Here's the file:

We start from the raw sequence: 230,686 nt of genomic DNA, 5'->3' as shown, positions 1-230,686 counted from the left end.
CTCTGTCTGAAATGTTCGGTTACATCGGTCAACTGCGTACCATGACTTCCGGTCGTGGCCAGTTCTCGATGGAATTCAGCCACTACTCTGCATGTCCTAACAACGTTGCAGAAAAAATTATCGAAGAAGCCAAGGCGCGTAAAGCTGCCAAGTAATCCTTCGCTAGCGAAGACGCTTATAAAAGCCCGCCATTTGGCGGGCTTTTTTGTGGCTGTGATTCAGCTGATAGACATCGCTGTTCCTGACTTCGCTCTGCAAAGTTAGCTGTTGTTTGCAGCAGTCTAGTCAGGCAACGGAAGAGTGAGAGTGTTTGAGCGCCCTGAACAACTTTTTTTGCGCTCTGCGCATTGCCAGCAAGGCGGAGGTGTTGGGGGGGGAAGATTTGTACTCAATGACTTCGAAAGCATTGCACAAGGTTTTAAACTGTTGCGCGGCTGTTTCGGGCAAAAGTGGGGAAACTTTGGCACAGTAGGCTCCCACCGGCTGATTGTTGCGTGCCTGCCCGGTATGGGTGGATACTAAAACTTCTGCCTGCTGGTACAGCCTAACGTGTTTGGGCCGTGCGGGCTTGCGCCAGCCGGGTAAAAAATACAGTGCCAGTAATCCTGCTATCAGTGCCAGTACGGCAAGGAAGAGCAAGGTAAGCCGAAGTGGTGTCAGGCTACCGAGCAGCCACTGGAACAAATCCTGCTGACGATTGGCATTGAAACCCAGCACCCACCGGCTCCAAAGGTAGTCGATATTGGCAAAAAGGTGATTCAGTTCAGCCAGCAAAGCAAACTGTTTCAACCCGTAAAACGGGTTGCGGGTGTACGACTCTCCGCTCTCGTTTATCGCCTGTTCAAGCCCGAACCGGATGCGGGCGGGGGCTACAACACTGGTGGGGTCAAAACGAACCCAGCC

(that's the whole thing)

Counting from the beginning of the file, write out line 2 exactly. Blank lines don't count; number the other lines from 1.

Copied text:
CTCTGTCTGAAATGTTCGGTTACATCGGTCAACTGCGTACCATGACTTCCGGTCGTGGCCAGTTCTCGATGGAATTCAGCCACTACTCTGCATGTCCTAACAACGTTGCAGAAAAAATTATCGAAGAAGCCAAGGCGCGTAAAGCTGCCAAGTAATCCTTCGCTAGCGAAGACGCTTATAAAAGCCCGCCATTTGGCGGGCTTTTTTGTGGCTGTGATTCAGCTGATAGACATCGCTGTTCCTGACTTCGCTCTGCAAAGTTAGCTGTTGTTTGCAGCAGTCTAGTCAGGCAACGGAAGAGTGAGAGTGTTTGAGCGCCCTGAACAACTTTTTTTGCGCTCTGCGCATTGCCAGCAAGGCGGAGGTGTTGGGGGGGGAAGATTTGTACTCAATGACTTCGAAAGCATTGCACAAGGTTTTAAACTGTTGCGCGGCTGTTTCGGGCAAAAGTGGGGAAACTTTGGCACAGTAGGCTCCCACCGGCTGATTGTTGCGTGCCTGCCCGGTATGGGTGGATACTAAAACTTCTGCCTGCTGGTACAGCCTAACGTGTTTGGGCCGTGCGGGCTTGCGCCAGCCGGGTAAAAAATACAGTGCCAGTAATCCTGCTATCAGTGCCAGTACGGCAAGGAAGAGCAAGGTAAGCCGAAGTGGTGTCAGGCTACCGAGCAGCCACTGGAACAAATCCTGCTGACGATTGGCATTGAAACCCAGCACCCACCGGCTCCAAAGGTAGTCGATATTGGCAAAAAGGTGATTCAGTTCAGCCAGCAAAGCAAACTGTTTCAACCCGTAAAACGGGTTGCGGGTGTACGACTCTCCGCTCTCGTTTATCGCCTGTTCAAGCCCGAACCGGATGCGGGCGGGGGCTACAACACTGGTGGGGTCAAAACGAACCCAGCC